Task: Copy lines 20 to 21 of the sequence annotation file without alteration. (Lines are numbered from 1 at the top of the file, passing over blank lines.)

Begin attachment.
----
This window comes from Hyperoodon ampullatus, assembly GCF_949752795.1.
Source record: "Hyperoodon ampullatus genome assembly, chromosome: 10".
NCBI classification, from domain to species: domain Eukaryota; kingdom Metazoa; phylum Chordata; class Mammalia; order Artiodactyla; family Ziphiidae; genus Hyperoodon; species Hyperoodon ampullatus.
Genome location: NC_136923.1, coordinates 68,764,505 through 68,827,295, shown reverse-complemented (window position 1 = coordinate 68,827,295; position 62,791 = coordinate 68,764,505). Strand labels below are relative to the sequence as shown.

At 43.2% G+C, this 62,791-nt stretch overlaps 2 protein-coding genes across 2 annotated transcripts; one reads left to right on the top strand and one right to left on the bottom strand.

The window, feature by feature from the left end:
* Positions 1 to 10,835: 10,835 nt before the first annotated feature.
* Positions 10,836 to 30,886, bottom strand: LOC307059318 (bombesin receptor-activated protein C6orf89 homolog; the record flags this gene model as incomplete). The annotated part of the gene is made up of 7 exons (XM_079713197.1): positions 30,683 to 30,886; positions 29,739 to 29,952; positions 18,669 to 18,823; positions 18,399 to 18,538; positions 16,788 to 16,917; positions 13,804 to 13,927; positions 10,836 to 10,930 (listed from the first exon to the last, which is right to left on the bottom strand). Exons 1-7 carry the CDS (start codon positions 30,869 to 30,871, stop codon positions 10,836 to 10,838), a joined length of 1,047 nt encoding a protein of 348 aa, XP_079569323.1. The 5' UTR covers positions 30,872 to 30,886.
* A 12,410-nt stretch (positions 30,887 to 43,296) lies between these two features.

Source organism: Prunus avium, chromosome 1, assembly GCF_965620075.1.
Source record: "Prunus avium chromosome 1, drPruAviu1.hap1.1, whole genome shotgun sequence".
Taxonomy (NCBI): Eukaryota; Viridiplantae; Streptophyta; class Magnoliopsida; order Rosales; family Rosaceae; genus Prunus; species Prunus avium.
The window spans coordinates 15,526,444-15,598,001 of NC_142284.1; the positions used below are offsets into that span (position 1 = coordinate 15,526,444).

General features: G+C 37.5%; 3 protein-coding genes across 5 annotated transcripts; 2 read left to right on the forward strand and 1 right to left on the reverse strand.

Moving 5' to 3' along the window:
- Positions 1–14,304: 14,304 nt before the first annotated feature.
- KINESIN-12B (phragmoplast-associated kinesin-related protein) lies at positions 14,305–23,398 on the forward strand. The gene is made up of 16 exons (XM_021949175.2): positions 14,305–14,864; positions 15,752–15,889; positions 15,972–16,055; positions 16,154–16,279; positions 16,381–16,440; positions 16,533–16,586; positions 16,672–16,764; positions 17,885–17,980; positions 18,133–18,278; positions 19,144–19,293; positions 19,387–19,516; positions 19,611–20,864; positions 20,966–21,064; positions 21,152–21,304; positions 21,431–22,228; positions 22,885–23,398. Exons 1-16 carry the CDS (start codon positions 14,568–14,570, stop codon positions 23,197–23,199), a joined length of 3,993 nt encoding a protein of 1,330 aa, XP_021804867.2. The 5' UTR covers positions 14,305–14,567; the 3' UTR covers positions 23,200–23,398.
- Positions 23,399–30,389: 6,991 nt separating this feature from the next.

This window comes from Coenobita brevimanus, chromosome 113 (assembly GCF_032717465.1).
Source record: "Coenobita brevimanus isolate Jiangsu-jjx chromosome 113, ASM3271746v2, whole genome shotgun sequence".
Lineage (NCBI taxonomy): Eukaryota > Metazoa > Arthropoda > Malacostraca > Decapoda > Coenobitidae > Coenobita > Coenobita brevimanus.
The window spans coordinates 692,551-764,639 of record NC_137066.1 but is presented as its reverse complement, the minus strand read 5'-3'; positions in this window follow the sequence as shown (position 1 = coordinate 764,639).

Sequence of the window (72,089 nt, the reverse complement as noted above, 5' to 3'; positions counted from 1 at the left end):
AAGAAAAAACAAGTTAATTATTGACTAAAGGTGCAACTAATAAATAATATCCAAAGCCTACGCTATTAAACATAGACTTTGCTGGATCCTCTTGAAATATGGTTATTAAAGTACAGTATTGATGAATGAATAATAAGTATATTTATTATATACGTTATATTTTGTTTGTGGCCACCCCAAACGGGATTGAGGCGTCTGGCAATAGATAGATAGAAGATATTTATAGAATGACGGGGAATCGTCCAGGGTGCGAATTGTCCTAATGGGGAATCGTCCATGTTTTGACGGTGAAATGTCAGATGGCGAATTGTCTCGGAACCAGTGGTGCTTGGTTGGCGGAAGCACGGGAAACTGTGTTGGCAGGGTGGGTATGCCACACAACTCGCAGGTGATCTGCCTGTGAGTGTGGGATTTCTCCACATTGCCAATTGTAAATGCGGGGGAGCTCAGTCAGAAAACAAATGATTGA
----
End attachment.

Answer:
Source record: "Coenobita brevimanus isolate Jiangsu-jjx chromosome 113, ASM3271746v2, whole genome shotgun sequence".
Lineage (NCBI taxonomy): Eukaryota > Metazoa > Arthropoda > Malacostraca > Decapoda > Coenobitidae > Coenobita > Coenobita brevimanus.